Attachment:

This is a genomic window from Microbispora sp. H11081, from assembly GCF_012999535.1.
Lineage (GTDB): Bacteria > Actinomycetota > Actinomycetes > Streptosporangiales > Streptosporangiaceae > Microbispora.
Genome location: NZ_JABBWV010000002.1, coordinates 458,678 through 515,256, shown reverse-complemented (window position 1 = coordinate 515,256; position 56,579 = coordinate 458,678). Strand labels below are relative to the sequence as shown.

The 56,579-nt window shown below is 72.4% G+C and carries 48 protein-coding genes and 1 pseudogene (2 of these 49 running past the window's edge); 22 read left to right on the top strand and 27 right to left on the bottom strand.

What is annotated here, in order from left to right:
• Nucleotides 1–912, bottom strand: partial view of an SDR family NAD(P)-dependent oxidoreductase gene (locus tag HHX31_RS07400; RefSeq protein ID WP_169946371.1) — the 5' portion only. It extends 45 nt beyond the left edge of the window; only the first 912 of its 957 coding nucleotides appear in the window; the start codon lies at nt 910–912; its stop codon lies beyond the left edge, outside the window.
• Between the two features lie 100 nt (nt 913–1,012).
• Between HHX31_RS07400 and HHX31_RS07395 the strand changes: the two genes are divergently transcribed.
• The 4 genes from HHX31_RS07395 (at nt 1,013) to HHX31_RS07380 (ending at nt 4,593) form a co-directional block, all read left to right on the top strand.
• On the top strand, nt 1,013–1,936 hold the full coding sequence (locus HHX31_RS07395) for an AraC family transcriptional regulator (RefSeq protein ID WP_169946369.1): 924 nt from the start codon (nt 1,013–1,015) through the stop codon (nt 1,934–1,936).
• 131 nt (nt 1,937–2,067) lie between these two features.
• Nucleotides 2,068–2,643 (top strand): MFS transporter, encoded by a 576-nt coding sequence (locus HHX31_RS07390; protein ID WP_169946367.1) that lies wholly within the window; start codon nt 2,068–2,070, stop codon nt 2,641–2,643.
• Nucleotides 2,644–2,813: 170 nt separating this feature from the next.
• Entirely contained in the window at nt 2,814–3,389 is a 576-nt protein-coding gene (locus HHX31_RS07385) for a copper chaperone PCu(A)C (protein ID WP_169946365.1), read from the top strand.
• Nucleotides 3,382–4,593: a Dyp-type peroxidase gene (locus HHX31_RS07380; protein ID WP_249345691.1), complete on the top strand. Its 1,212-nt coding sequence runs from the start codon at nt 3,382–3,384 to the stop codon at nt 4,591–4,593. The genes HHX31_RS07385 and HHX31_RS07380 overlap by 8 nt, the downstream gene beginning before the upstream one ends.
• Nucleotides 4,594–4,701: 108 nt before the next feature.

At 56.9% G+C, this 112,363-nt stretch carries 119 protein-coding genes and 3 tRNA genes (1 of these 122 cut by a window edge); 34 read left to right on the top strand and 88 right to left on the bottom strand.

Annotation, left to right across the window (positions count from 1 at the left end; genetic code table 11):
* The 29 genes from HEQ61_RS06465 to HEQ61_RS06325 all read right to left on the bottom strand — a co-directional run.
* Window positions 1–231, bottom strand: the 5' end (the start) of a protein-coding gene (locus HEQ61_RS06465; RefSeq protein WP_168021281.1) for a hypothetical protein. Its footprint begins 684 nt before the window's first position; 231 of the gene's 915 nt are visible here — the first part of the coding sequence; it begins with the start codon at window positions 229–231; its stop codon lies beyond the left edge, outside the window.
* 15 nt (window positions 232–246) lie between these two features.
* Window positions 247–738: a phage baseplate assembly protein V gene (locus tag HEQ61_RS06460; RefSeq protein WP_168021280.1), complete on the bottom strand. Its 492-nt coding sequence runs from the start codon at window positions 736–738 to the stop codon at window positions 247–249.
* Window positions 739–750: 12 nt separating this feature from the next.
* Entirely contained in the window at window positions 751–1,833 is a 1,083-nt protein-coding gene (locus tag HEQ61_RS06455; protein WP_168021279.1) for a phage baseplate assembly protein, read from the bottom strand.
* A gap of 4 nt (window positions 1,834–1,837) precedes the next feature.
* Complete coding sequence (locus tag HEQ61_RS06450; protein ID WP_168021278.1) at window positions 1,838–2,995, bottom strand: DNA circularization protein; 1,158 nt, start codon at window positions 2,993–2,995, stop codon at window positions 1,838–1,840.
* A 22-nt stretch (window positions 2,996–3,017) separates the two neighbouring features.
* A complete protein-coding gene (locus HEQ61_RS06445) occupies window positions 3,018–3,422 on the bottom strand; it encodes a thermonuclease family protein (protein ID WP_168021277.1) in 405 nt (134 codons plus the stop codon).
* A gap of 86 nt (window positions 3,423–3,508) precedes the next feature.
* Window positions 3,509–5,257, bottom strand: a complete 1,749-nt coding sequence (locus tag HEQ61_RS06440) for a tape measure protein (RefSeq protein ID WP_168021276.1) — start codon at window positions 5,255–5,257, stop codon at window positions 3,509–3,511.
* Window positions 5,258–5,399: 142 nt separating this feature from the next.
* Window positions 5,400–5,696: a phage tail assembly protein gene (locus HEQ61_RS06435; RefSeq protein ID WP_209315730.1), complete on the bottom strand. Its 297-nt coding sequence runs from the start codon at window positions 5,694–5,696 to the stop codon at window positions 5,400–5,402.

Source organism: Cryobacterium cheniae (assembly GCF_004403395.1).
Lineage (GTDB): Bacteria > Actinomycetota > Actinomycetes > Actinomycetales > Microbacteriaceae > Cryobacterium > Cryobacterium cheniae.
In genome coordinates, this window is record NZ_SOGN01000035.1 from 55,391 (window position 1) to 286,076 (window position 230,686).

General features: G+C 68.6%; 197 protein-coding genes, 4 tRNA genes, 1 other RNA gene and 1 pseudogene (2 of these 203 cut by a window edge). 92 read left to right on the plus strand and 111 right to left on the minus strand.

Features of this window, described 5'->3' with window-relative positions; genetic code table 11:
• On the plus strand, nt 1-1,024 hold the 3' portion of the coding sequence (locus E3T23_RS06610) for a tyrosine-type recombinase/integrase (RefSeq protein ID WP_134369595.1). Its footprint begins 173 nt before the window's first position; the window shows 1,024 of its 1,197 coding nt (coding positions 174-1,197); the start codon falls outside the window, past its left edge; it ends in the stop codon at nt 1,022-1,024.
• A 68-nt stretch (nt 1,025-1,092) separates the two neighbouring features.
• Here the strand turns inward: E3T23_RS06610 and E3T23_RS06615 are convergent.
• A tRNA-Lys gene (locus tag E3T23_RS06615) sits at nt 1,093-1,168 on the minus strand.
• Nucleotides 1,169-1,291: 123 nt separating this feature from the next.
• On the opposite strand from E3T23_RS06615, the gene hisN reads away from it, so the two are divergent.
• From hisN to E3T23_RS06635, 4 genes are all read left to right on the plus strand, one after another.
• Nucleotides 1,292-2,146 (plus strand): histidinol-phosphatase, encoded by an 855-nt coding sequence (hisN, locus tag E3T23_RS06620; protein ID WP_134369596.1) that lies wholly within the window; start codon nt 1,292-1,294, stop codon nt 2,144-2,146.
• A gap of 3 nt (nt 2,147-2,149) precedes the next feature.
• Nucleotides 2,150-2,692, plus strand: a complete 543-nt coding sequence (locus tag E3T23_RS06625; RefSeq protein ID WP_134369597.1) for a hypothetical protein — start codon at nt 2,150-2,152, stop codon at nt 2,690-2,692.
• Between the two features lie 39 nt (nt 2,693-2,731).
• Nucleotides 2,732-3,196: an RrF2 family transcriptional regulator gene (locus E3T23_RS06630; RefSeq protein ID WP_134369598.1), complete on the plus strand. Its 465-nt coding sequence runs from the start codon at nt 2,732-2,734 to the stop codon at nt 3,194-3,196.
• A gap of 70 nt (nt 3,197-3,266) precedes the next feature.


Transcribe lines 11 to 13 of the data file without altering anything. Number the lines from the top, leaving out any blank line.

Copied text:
• 131 nt (nt 1,937–2,067) lie between these two features.
• Nucleotides 2,068–2,643 (top strand): MFS transporter, encoded by a 576-nt coding sequence (locus HHX31_RS07390; protein ID WP_169946367.1) that lies wholly within the window; start codon nt 2,068–2,070, stop codon nt 2,641–2,643.
• Nucleotides 2,644–2,813: 170 nt separating this feature from the next.